A “drop dead” clause “allows a creditor to exercise its state law remedies upon default of a debtor under a plan without seeking further permission from the bankruptcy court.” . . .  [A] natural reading of Bankruptcy Code § 362 does not preclude the inclusion of “drop dead” clauses in the bankruptcy court’s order to modify the stay. . . . [B]ankruptcy courts should be afforded the latitude to fashion remedies they consider appropriate under the circumstances, including “drop dead” orders, as long as the bankruptcy court follows the Bankruptcy Code’s statutory mandate.32
[13]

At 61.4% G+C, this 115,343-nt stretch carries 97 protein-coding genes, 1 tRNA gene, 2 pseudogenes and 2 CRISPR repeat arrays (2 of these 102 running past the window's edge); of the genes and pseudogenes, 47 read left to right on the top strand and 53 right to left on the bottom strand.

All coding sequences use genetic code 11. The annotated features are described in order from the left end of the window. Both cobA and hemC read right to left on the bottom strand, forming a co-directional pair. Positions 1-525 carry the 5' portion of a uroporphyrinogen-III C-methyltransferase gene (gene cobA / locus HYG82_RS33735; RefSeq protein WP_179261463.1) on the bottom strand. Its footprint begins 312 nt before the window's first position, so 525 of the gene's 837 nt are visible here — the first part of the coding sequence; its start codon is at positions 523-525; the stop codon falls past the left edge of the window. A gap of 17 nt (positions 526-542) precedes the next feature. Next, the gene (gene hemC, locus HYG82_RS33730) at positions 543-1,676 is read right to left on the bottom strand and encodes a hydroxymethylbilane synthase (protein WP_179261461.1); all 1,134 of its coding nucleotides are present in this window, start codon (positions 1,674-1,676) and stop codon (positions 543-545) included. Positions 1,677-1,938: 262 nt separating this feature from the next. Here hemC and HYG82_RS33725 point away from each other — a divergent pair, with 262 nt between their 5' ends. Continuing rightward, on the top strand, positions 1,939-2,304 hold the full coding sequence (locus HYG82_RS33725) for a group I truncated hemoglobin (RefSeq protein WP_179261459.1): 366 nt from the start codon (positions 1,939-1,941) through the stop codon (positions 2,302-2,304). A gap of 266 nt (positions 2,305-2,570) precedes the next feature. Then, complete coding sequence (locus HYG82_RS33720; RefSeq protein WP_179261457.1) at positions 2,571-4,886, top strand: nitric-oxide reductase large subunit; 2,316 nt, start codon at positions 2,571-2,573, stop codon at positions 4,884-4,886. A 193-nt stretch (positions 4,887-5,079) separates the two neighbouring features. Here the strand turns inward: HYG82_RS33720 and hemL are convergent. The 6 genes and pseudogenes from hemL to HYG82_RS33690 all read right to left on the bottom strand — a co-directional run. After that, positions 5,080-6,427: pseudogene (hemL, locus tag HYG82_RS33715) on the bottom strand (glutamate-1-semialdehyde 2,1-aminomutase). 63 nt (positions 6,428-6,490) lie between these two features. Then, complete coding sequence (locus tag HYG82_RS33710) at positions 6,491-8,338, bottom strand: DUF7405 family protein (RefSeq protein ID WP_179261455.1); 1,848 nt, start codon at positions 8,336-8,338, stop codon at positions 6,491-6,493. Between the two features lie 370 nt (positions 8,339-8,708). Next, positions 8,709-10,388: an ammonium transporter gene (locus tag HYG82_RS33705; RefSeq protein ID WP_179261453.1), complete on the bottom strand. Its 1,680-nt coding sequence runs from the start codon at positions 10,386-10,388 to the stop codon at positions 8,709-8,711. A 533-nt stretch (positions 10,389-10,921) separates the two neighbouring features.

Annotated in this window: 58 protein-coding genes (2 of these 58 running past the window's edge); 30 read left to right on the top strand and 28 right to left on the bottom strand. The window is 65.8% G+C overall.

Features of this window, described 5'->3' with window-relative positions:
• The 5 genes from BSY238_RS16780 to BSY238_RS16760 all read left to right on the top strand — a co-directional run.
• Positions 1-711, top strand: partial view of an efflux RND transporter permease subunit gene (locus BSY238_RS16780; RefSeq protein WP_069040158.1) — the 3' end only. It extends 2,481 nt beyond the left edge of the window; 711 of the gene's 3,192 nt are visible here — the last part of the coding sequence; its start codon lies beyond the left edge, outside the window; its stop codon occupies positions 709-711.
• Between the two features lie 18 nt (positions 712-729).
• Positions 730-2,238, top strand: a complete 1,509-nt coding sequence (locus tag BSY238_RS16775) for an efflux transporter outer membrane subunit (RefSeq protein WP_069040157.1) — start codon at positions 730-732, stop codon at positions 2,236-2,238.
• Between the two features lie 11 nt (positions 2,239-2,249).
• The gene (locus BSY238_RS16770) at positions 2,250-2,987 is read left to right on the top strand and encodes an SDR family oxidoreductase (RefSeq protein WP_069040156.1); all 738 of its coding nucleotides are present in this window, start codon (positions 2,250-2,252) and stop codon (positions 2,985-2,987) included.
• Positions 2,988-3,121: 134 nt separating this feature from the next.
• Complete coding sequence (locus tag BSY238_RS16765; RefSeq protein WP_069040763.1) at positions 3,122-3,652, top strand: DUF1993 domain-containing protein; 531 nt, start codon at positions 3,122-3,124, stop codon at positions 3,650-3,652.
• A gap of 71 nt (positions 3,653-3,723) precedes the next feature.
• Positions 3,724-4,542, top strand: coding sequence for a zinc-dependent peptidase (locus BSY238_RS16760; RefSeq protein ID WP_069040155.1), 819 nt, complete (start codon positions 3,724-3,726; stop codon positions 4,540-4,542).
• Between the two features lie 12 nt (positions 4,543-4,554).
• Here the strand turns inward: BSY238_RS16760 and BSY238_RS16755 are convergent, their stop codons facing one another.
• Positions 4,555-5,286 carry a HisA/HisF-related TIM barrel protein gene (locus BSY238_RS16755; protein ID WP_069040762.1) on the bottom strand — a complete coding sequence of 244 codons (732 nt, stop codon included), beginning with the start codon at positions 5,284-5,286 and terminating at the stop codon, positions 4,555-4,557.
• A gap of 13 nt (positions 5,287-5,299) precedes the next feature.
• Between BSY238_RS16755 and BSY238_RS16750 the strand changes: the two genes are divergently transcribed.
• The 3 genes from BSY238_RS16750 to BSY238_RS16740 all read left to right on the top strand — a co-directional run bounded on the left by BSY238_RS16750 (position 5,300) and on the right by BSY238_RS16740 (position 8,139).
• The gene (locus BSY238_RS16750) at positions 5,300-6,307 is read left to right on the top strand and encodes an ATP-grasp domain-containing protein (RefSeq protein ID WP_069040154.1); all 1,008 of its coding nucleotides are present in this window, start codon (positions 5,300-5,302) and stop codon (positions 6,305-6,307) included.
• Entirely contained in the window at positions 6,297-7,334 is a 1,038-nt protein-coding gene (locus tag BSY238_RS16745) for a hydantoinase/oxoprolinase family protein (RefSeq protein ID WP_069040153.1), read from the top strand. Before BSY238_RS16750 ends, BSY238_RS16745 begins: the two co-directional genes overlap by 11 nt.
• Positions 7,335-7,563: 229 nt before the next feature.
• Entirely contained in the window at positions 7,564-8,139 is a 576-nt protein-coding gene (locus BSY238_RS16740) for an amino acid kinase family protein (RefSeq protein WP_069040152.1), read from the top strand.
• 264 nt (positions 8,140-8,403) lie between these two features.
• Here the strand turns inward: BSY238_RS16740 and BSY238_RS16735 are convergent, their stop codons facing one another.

Preconfirmation agreements or court orders that automatically grant relief from the stay in the event of default are routinely enforced and are a common method of settlement of preconfirmation motions for adequate protection.33 But even within the same case, one additional word of caution with respect to the automatic stay and drop-dead orders: Don’t forget about confirmation. Orders or agreements with respect to the automatic stay entered before confirmation in a Chapter 13 case may be overcome by the effects of the confirmation order under § 1327.34 For example, in Diviney v. NationsBank of Texas (In re Diviney),35 an order for relief from the stay entered before confirmation contained a drop-dead provision in favor of a bank. Because the provisions of the stay relief order were not incorporated into the order confirming the plan, the bank violated the automatic stay by repossessing the debtor’s car after confirmation even though the repossession was consistent with the drop-dead provision of the earlier order for relief from the stay.